Accessory Building

Definition of "Accessory Building"

Doug Thompson real estate agent
Doug Thompson, Real Estate Agent Urban Nest Realty

An accessory building is an outdoor structure used by the occupants of the main building or house. They have different functions and can be detached or attached to the main building on the property’s perimeter. Most of these accessory buildings are not supposed to be used for living purposes or sleeping areas, and nor can they be used for storing vehicles that are not owned by the private homeowner.

Accessory buildings or structures can be located anywhere on the owned property and fulfills the owners’ particular needs. The most common are garages used to store vehicles, tools, or other frequently used assets that aren’t stored inside the house. Different types of accessory buildings are playhouses, private studios, garden structures, pergolas, greenhouses, playhouses, treehouses, boathouses, poolhouses, storage buildings, or sheds for him or her.

Can a Homeowner have an Accessory Building?

Accessory buildings are held under ordinances from cities, counties, or local governments. For safety reasons and as a way to avoid the loss of invested money upon demolition, it is best to check with the local authorities before deciding to erect an accessory structure. The city or county authorities should have the laws and rules available on their website for those that want to check the information.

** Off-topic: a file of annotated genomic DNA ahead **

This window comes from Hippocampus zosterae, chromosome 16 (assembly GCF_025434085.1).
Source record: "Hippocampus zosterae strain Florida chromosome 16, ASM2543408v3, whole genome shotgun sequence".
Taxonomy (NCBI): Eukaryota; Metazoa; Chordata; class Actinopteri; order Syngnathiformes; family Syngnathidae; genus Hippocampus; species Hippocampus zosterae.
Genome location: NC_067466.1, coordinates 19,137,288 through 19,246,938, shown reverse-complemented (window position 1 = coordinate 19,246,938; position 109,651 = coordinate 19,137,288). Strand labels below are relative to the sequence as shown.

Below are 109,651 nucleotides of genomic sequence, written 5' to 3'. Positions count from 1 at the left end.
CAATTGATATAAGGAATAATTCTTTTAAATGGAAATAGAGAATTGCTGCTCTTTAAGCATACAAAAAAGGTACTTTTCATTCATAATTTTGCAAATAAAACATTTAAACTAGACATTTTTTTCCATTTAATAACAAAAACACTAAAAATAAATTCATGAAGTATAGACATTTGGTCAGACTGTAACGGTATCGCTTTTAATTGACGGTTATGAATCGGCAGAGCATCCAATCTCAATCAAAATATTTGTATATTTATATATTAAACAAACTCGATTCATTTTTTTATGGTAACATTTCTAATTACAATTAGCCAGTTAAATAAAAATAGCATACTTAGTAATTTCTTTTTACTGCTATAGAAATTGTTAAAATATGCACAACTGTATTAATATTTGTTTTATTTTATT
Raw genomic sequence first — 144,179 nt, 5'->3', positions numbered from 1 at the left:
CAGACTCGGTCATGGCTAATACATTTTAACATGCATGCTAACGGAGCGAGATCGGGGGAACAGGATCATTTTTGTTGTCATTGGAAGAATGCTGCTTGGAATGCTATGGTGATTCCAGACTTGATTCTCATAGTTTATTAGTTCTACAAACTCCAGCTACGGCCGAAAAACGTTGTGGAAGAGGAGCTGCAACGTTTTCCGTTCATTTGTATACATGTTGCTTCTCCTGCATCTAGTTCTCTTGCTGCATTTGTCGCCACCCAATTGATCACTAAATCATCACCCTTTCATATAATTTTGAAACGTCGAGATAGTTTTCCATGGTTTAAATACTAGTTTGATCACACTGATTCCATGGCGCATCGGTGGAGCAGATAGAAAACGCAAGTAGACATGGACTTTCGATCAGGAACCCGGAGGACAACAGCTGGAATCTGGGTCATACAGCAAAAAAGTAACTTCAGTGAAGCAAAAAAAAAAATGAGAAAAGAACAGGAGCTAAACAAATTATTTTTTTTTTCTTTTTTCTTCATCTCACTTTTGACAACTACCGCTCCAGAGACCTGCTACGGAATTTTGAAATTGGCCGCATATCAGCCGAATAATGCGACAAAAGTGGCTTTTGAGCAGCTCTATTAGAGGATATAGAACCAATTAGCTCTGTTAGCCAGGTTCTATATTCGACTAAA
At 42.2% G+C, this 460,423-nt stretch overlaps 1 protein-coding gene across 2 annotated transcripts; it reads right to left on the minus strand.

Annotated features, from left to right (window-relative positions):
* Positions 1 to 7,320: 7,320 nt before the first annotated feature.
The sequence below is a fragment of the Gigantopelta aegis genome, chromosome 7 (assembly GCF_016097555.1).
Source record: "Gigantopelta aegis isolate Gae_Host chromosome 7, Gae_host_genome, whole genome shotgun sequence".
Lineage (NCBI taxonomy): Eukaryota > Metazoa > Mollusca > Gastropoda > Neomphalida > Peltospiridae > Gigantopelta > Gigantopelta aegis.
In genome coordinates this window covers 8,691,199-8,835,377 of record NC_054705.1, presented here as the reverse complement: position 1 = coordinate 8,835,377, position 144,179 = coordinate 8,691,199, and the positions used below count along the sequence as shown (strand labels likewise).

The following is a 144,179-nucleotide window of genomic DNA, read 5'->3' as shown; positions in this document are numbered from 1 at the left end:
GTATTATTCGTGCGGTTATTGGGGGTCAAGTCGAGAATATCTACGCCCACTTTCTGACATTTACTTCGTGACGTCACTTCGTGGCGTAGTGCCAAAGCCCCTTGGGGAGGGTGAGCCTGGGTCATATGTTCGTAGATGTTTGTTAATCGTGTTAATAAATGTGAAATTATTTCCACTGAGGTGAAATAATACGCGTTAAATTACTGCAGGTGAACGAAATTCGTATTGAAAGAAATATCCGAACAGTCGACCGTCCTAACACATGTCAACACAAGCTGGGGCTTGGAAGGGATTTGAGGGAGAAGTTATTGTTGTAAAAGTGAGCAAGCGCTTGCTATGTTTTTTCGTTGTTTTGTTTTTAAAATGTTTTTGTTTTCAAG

These ordinances can impose some limits on what the owner can implement for the accessory buildings:

  • Number of plumbing fixtures;
  • Kitchen facilities;
  • Type of structure: open-air, materials used, etc.
  • Zoning ordinances can change the list of accessory buildings (pools);
  • Access to air conditioning;
  • Require detachment of the accessory building or not;
  • Limitations on where an accessory building can be located on the property;
  • Limitations on how many stories the structure can have (one or two usually);
  • Limitations on the height of the structure;
  • The necessity of building permits or not;
  • Permits for electricity and plumbing required;
  • Limitations on the size of garages (which you should be aware of prior to renovating your garage), pool houses and studios when compared to the house.

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Comments for Accessory Building

Nancy Burkley Nancy Burkley said:

Is a little library considered an accessory building?

Jun 30, 2021  17:58:06

Real Estate Agent

Hey Nancy! Thank you for reaching out to us. Yes, a little library can be considered an accessory building as long as it is an outdoor structure that is attached or not to the main building and is located on the same lot as the main structure.

Jul 01, 2021  12:34:47


Apr 30, 2019  23:15:25

Real Estate Agent

Hi, Jacob! We hope you have found what you were looking for. Let us know if we can help you with anything else. 

May 01, 2019  04:34:24

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